Jeweler Krishna Choudhary pulls out a box from his safe and then slowly opens the velvet case to reveal a mesmerizing 150-carat sky-blue star sapphire. The stone fits snuggly in the palm of my hand, and looking at it is akin to gazing into a pool of water. But, alas, it isn’t for sale.
“Sometimes, it’s in our destiny just to see something beautiful and not own it,” says the soft-spoken Choudhary, whose private jewelry salon is tucked away in London’s Mayfair neighborhood. According to Hindu beliefs, simply holding a sapphire (which represents the most powerful planet in the galaxy, Saturn) can bring good karma to some, while it can have the reverse effect on those unlucky enough to have the wrong astrological sign.
Imbuing gemstones with energy and healing powers related to the planets and deities, Hindu cosmology has helped define a culture that values jewelry as far more than adornment. “Every stone is a responsibility because they are passed down for generations and represent meaning,” says Choudhary, who is from one of Jaipur’s noble families. For more than a century, as jewelers to the royal families of India, the Choudharys have collected important gems and jewelry. Some of their stones are 200 to 300 years old, and many may never be sold or recut because his father has chosen to preserve them “to keep their stories,” Choudhary says. Only recently did his father allow him to use some of these coveted gems for his first jewelry collection, named Santi, which debuted earlier this year in his freshly minted salon.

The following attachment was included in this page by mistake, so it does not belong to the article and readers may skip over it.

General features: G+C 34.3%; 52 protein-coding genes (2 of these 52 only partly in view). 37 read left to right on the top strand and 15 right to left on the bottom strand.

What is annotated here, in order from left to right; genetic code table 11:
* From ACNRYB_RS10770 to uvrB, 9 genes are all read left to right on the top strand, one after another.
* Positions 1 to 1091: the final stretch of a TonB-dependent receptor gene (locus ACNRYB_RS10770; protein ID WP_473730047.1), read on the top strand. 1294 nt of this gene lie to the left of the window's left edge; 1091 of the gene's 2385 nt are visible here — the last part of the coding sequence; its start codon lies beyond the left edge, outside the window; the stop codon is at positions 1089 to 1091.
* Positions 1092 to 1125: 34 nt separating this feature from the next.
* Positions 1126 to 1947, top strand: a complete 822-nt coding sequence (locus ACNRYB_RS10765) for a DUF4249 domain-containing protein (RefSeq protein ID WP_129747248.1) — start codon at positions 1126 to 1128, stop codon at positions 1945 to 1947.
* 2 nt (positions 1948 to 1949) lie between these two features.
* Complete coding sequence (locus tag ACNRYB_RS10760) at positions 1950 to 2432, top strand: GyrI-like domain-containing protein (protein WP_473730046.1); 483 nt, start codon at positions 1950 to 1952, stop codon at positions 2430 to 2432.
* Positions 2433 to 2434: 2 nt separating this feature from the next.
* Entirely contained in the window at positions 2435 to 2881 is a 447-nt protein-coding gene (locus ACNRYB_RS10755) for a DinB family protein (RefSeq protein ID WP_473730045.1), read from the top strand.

Choudhary is among a small set of contemporary Indian jewelers gaining notice from peers and collectors alike for fusing Eastern and Western aesthetics. Along with Viren Bhagat and Bina Goenka, Choudhary is influencing the direction of haute jewelry much the same way Jacques Cartier did in the early 20th century after repeated trips to India, where he became enchanted by the colorful gems and what he viewed as an exotic visual culture. Cartier forged relationships with wealthy maharajas who frequently visited Paris with boxes of gems in tow, and who then bestowed commissions on him and other French jewelers for elaborate designs—to be worn largely by men. The Indian aesthetic inspired these great European jewelry houses for decades to come, and the 1920s and ’30s became known as a Golden Age for Indian jewelry’s influence.
Some of these historic Cartier pieces were recently on the block in Christie’s much-hyped Maharajas & Mughal Magnificence auction in June in New York. Spanning 500 years, the 400 pieces of Indian jewelry and objects on offer came from the Al Thani collection, and the sale realized $109 million, a record for an auction of Indian art or Mughal objects. The lots illustrated the breadth of Indian jewelry, from a minimalist but nonetheless grand Golconda-diamond rivière necklace that once belonged to Nizam of Hyderabad, which sold for $2.4 million, to a bohemian-style Cartier spinel, pearl, diamond and emerald necklace that fetched $1.9 million.